New Hong Kong Leader Faces Legal Questions
Sunday March 13, 2005 4:31 AM
By WILLIAM FOREMAN
Associated Press Writer
HONG KONG (AP) - Hong Kong's new acting leader took
office Saturday, facing tough questions of whether the
leadership change was legal.
The legal controversy began brewing two weeks ago as
it became clear that the unpopular Tung Chee-hwa was
preparing to quit as chief executive. The plan was to
allow Tung's right-hand man, Donald Tsang, take over
until a new leader was elected.
Tung's resignation became official Saturday, marking
Hong Kong's first leadership change since the former
British colony returned to Chinese rule in 1997. Tsang
promptly announced that he would be in charge until a
new leader was elected on July 10.
Tsang also confirmed the fears of pro-democracy
lawmakers by saying that the elected leader would only
complete Tung's term by serving two years and that a
new election would be held as scheduled in 2007.
Pro-democracy lawmakers and the Hong Kong Bar
Association have argued during the past week that the
law clearly says that any elected chief executive
serves a full five-year term. They fear that China was
pressuring the government to twist the law for
Beijing's purposes, endangering Hong Kong's legal
integrity - one of the territory's strong points.
One popular theory was that Chinese leaders want Tsang
- a career civil servant - to serve for two years so
they can test his loyalty. If he does well, he would
get a five-year term. Hong Kong's leaders are picked
by an 800-person panel dominated by pro-Beijing
During his first news conference Saturday, Tsang noted
the controversy. ``We understand that there are
different views in the community,'' he said.
Tsang added that after doing research and consulting
with legal experts in China, the government concluded
that the proper interpretation of the law was that the
next elected chief executive would serve a two- year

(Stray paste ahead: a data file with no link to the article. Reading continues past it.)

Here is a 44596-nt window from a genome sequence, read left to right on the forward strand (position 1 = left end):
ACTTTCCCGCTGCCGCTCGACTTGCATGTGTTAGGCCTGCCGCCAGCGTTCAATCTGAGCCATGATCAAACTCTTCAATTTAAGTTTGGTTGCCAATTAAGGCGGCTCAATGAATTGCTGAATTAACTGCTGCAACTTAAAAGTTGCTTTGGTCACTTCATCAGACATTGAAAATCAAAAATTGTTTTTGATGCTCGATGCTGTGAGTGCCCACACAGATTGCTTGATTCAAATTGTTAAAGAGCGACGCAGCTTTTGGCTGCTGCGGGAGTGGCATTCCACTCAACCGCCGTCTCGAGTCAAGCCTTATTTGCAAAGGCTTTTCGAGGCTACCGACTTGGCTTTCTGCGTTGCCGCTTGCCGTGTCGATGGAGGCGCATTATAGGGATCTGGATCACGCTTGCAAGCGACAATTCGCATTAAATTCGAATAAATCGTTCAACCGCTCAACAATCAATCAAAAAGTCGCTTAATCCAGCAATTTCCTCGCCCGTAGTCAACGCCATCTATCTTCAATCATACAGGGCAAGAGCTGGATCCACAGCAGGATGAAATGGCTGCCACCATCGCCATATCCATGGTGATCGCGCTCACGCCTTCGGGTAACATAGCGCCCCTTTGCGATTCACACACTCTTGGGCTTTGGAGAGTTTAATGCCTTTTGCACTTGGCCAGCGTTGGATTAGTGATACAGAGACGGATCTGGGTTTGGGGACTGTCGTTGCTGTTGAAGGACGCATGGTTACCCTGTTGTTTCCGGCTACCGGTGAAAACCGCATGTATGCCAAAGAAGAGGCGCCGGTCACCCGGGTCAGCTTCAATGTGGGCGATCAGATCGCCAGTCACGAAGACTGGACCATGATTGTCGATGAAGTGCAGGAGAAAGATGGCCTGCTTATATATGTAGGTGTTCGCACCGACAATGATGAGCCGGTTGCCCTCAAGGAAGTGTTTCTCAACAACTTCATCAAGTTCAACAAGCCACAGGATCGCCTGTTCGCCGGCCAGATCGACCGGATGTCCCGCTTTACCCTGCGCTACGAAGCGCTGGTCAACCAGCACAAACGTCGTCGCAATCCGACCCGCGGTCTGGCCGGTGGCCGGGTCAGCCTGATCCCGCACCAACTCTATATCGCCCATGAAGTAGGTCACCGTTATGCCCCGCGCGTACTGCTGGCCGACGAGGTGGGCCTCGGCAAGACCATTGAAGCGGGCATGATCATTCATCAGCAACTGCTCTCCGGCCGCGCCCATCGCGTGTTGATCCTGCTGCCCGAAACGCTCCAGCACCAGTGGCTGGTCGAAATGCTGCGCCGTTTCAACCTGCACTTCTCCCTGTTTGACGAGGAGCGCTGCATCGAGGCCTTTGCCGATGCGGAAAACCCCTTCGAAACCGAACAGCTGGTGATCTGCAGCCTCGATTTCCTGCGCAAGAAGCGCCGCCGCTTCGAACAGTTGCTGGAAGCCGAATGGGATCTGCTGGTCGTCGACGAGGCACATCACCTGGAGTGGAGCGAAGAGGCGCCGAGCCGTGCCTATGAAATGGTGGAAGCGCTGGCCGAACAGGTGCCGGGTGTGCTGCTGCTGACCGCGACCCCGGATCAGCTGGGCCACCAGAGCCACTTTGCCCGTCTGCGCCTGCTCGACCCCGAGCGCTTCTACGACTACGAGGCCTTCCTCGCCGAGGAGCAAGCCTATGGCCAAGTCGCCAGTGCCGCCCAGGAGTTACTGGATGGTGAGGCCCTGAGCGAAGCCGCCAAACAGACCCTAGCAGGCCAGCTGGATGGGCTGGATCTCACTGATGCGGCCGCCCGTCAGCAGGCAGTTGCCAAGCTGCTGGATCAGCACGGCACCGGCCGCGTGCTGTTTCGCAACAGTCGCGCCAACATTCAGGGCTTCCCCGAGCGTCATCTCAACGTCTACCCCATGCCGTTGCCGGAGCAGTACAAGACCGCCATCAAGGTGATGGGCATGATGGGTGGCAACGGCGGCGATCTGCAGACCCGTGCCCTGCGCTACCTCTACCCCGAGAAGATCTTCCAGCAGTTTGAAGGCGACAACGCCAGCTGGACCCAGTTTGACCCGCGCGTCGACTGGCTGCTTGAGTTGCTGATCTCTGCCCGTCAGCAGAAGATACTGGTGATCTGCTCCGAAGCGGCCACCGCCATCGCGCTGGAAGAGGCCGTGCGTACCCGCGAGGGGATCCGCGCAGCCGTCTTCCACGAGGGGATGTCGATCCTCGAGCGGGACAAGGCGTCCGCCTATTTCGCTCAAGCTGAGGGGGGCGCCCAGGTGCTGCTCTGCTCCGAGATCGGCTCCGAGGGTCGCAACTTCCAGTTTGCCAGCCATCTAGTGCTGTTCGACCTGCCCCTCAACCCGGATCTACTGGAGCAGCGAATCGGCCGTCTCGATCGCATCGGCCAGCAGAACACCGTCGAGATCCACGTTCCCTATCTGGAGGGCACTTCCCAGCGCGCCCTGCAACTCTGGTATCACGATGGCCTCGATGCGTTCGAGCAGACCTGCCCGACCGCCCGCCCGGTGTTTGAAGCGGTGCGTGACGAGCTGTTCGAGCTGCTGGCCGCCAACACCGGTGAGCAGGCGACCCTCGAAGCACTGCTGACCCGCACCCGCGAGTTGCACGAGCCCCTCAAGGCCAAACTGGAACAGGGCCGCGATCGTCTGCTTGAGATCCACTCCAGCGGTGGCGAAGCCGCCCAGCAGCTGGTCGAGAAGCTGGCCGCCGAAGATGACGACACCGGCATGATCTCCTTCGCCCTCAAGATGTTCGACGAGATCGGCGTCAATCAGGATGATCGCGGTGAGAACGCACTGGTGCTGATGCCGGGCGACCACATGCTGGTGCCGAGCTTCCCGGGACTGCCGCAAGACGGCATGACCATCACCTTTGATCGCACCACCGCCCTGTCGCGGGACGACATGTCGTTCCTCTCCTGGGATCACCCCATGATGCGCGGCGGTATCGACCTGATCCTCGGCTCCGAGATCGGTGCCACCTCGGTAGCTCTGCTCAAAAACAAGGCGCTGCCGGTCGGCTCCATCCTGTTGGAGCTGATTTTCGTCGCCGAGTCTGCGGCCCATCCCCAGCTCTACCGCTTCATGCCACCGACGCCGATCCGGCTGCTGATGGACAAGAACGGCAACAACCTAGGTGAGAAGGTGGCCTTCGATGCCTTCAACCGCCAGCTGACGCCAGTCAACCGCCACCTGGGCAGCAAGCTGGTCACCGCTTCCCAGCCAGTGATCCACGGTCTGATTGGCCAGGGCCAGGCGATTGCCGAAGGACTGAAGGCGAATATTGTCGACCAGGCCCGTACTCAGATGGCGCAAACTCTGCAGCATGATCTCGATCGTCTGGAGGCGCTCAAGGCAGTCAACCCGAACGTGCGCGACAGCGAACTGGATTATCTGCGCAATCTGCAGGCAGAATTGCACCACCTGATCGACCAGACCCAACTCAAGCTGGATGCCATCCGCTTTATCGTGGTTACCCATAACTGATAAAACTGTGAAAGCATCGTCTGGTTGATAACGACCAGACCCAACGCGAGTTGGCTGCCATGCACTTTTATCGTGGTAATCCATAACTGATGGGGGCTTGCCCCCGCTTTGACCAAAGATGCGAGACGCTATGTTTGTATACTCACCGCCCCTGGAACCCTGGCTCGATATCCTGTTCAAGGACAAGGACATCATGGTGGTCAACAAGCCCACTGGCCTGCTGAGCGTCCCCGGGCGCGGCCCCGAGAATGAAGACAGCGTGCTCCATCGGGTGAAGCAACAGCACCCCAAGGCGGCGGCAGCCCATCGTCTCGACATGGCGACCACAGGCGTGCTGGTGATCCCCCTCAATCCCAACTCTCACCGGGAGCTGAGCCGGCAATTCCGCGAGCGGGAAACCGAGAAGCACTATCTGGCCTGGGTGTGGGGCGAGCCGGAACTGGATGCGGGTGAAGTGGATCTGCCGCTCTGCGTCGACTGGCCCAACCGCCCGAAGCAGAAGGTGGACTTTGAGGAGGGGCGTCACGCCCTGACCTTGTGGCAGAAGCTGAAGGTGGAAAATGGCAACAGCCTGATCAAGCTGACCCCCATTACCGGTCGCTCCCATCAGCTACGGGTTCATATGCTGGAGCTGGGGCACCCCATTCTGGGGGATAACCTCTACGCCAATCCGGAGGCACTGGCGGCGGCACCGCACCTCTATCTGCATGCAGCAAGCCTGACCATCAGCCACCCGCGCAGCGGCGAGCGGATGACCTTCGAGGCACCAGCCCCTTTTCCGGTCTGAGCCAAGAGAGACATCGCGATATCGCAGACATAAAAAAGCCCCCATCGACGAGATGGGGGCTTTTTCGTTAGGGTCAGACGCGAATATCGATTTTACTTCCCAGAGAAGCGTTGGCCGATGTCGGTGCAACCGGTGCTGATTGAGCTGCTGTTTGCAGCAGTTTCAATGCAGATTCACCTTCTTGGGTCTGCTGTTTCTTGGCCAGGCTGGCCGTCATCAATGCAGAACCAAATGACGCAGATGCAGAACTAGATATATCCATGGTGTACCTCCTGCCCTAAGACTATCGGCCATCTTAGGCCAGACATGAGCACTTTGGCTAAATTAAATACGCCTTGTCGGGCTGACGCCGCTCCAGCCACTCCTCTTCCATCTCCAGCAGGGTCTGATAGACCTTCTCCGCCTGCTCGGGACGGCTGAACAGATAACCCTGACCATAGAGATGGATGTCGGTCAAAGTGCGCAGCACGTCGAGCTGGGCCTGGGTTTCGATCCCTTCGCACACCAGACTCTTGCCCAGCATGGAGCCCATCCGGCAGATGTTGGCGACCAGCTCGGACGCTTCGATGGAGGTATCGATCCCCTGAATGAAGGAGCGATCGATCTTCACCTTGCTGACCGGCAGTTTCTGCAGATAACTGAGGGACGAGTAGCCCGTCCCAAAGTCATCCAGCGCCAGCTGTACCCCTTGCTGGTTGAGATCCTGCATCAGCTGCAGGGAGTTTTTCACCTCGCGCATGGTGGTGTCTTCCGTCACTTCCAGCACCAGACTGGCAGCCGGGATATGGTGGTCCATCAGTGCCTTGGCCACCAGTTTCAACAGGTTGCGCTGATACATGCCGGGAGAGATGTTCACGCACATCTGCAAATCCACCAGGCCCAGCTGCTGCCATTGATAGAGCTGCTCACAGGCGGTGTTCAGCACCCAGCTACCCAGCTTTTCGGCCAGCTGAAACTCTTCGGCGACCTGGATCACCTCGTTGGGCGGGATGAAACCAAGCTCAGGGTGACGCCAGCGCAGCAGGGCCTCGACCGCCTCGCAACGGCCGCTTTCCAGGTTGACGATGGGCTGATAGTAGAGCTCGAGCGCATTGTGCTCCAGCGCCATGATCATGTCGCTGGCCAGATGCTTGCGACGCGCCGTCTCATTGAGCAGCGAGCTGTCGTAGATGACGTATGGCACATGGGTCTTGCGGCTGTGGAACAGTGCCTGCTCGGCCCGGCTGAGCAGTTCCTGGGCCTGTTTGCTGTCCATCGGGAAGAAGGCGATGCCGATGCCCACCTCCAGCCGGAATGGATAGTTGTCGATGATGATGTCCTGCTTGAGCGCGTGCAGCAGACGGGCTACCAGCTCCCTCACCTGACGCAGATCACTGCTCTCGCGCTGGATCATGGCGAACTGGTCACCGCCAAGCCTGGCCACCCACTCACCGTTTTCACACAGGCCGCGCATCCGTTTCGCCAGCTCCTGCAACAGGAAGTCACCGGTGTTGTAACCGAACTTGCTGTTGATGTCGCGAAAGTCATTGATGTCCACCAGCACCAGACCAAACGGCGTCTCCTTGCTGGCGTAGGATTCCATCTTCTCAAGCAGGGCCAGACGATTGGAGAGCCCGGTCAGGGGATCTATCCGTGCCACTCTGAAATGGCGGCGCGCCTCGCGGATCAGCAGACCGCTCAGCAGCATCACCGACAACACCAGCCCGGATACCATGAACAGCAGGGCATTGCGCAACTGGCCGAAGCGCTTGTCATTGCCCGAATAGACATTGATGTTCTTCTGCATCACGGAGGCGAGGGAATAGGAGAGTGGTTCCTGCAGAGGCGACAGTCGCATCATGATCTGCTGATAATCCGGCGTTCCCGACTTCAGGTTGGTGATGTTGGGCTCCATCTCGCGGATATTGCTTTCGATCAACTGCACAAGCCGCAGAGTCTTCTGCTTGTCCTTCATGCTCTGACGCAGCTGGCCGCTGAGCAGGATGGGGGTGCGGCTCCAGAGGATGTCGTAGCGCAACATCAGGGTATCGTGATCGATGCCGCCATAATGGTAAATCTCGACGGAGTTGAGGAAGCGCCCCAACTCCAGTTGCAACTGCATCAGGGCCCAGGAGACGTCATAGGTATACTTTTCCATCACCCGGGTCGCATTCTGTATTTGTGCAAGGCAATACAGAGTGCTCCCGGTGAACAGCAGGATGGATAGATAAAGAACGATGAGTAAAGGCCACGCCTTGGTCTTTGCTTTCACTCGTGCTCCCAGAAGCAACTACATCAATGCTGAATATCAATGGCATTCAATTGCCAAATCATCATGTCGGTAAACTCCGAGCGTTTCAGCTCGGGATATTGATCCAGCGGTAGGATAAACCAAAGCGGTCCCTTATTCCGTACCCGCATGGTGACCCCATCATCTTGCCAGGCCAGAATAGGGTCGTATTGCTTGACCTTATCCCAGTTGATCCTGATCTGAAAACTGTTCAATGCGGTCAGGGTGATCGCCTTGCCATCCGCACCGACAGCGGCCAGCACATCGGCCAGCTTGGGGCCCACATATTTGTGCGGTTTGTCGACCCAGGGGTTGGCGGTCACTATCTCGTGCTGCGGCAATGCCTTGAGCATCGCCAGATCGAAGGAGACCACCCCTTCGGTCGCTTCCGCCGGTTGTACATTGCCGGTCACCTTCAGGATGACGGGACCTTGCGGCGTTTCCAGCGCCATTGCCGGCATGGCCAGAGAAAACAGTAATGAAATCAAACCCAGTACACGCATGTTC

``If there is any challenge at all, we will meet that
challenge,'' he said.
Pro-democracy lawmakers and groups have yet to
announce if or how they might challenge the decision.
The possible legal battle is just one of many problems
Tsang will likely encounter. He might have to contend
with back-stabbing Cabinet members vying for his job.
``If he can't carry out a major reshuffle in the
Cabinet, can he gain other ministers' confidence and
secure their loyalty to him?'' asked Ivan Choy, a
political analyst at the Chinese University.
Pro-Beijing lawmakers who have long distrusted Tsang
because he worked for the British colonial government
might try to thwart his policies to help their own
chief executive hopefuls. The economy is facing
serious competition from booming cities in southern
But many believe Tsang is an ambitious politician
who's up for the political fisticuffs. He was a
policeman's son without a university degree when he
joined the civil service in 1967 during British rule.
He went to Harvard University in 1981 for a one-year
master's degree in public administration.
He was promoted to financial secretary in 1995,
becoming the first ethnic Chinese to hold the job in
150 years of British rule.
In the final month of British rule, Tsang was named a
knight of the British Empire for his work as a civil
servant. Prince Charles did the honors of tapping his
shoulders with a sword and hanging a medal on his
Many thought that the knighthood marked the peak of
Tsang's career because it raised serious doubts about
his loyalty to the new Chinese rulers. But Tsang
Ma Ngok, a politics professor at the University of
Science and Technology, said Tsang will likely resign
in May to run for chief executive and won't have time
to make many changes.
``He will act more like a guardian of the government.
There will unlikely be major policy changes,'' Ma told
Hong Kong network Cable TV.